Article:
Myth: Autistic people have poor eye contact and don´t like physical contact
Every person with autism is unique in all aspects including social behavior. For some, eye contact is not an issue, for others it is a skill we need to teach and same goes for physical contact. Some of our children prefer to play alone and we need to work on tolerating physical contact. Others, on the other hand, are incredibly cuddly and sometimes we might even need to work on discriminating when it is not appropriate to hug people around them.
Myth: People with autism want to be alone in their own world
We all have our own hobbies and interests and so do people with ASD. The truth is that one of the possible symptoms of autism can be stereotypical activities and it is another area that can be developed. It can also be harder for people with autism to approach other people and initiate social interaction but that does not mean they want to be alone.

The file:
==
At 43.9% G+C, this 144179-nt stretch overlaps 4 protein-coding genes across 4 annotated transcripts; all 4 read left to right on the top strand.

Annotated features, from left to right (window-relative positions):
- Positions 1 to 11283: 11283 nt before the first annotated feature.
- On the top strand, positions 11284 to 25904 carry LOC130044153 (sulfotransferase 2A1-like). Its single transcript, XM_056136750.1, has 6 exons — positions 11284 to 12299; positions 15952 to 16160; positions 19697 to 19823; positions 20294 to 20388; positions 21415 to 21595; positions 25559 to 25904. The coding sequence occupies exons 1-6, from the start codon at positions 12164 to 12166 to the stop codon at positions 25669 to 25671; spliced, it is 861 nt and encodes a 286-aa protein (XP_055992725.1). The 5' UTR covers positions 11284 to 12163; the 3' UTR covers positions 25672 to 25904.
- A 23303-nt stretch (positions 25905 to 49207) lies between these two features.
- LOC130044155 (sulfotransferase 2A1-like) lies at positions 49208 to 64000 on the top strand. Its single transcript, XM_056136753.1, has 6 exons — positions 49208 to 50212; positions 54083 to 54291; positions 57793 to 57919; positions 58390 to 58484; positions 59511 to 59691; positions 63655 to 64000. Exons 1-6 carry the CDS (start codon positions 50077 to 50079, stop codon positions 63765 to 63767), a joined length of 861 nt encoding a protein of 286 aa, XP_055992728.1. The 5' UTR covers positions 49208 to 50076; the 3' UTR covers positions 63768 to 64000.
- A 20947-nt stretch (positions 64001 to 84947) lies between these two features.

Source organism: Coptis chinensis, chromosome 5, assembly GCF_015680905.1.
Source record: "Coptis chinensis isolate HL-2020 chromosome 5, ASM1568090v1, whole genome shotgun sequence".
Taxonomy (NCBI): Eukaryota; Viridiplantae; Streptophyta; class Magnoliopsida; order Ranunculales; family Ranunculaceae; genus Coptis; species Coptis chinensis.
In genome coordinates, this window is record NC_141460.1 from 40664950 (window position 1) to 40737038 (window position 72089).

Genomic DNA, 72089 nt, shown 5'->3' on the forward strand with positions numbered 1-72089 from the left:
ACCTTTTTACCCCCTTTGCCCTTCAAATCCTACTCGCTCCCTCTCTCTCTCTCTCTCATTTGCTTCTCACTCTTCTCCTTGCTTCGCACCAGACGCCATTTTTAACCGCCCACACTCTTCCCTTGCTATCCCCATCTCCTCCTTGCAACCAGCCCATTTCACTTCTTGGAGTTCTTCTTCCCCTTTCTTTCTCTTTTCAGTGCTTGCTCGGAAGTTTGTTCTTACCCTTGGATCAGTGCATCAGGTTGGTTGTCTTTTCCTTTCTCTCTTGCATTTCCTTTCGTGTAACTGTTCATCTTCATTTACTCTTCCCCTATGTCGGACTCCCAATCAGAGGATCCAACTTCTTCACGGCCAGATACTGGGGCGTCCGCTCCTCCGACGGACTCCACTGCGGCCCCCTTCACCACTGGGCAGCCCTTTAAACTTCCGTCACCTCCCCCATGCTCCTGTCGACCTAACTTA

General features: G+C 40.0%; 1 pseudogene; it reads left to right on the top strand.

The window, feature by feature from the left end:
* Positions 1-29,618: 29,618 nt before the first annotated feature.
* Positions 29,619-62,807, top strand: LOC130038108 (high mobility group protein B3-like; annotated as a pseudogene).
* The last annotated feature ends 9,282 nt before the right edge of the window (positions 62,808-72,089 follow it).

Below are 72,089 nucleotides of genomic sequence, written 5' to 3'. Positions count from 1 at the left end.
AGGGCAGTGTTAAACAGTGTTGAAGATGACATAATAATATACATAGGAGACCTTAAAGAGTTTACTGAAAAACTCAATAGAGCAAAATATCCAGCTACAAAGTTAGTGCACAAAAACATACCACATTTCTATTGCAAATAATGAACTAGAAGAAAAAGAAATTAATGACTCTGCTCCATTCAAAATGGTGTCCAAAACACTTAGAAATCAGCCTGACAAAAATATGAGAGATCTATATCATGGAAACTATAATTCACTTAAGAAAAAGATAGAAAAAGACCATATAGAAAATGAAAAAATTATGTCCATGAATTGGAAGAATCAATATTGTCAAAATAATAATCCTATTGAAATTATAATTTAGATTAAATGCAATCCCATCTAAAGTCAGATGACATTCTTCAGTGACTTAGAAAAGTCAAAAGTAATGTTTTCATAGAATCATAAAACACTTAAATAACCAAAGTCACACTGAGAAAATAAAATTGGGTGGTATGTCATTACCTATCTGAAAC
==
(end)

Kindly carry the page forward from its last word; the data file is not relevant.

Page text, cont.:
Myth: Autistic people cannot express and read emotions
We always say people should spend only couple of minutes in our center to see the full range of emotions our kids experience all the time! Be it a joy, sadness or anger, people with autism experience emotions as much as we do, even though sometimes they express it in different ways than we are used to. It can also be challenging for them to learn to read other peoples´ face expressions but that is just another skill we can work on.
Myth: Your child is autistic and will never talk
Many parents have heard this sentence but in ABA we believe that if child is not
progressing it is not their fault. It means we need to change our way of teaching. Each child has their own limits but the diagnosis of ASD does not automatically mean that a child will never learn to speak or communicate.
Myth: A person with autism hits their head against a wall
Some behaviors connected to ASD can be scary or dangerous but they are not an automatic part of the diagnosis. They are a form of communication the person with autism developed since they were not able to communicate their needs in any other functional way. It is our job to teach them a functional mean of communication and by that reduce the challenging behaviors.